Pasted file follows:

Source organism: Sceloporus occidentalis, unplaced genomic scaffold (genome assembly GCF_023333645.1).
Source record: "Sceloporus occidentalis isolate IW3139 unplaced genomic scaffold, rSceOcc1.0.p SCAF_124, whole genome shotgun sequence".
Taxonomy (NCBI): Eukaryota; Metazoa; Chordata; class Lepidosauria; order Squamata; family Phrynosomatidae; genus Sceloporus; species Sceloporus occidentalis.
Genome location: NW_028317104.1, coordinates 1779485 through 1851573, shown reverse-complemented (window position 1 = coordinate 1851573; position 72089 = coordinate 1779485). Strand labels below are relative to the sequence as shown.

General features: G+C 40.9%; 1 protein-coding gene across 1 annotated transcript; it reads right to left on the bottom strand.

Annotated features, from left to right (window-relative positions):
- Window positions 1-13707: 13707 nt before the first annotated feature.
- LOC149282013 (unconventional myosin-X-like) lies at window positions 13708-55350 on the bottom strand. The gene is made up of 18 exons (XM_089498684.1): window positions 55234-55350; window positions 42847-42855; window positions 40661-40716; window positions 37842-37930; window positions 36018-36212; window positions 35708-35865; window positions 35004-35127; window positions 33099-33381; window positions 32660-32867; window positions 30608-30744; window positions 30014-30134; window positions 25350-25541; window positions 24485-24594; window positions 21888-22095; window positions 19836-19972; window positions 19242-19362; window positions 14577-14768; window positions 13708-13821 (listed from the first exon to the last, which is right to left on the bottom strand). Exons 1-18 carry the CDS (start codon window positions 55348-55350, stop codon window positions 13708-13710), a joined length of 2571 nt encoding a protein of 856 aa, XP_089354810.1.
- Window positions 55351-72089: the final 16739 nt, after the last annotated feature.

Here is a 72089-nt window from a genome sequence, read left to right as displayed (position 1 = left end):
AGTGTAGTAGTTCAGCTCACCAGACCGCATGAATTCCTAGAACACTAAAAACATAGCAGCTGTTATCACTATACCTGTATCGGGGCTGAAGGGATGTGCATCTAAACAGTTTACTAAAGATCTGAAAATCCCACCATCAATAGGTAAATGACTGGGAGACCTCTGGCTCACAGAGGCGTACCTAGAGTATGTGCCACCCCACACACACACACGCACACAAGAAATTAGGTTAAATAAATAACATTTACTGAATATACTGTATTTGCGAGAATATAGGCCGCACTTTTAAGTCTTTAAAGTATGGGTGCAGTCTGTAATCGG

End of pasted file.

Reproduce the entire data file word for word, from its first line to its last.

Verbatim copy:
Source organism: Sceloporus occidentalis, unplaced genomic scaffold (genome assembly GCF_023333645.1).
Source record: "Sceloporus occidentalis isolate IW3139 unplaced genomic scaffold, rSceOcc1.0.p SCAF_124, whole genome shotgun sequence".
Taxonomy (NCBI): Eukaryota; Metazoa; Chordata; class Lepidosauria; order Squamata; family Phrynosomatidae; genus Sceloporus; species Sceloporus occidentalis.
Genome location: NW_028317104.1, coordinates 1779485 through 1851573, shown reverse-complemented (window position 1 = coordinate 1851573; position 72089 = coordinate 1779485). Strand labels below are relative to the sequence as shown.

General features: G+C 40.9%; 1 protein-coding gene across 1 annotated transcript; it reads right to left on the bottom strand.

Annotated features, from left to right (window-relative positions):
- Window positions 1-13707: 13707 nt before the first annotated feature.
- LOC149282013 (unconventional myosin-X-like) lies at window positions 13708-55350 on the bottom strand. The gene is made up of 18 exons (XM_089498684.1): window positions 55234-55350; window positions 42847-42855; window positions 40661-40716; window positions 37842-37930; window positions 36018-36212; window positions 35708-35865; window positions 35004-35127; window positions 33099-33381; window positions 32660-32867; window positions 30608-30744; window positions 30014-30134; window positions 25350-25541; window positions 24485-24594; window positions 21888-22095; window positions 19836-19972; window positions 19242-19362; window positions 14577-14768; window positions 13708-13821 (listed from the first exon to the last, which is right to left on the bottom strand). Exons 1-18 carry the CDS (start codon window positions 55348-55350, stop codon window positions 13708-13710), a joined length of 2571 nt encoding a protein of 856 aa, XP_089354810.1.
- Window positions 55351-72089: the final 16739 nt, after the last annotated feature.

Here is a 72089-nt window from a genome sequence, read left to right as displayed (position 1 = left end):
AGTGTAGTAGTTCAGCTCACCAGACCGCATGAATTCCTAGAACACTAAAAACATAGCAGCTGTTATCACTATACCTGTATCGGGGCTGAAGGGATGTGCATCTAAACAGTTTACTAAAGATCTGAAAATCCCACCATCAATAGGTAAATGACTGGGAGACCTCTGGCTCACAGAGGCGTACCTAGAGTATGTGCCACCCCACACACACACACGCACACAAGAAATTAGGTTAAATAAATAACATTTACTGAATATACTGTATTTGCGAGAATATAGGCCGCACTTTTAAGTCTTTAAAGTATGGGTGCAGTCTGTAATCGG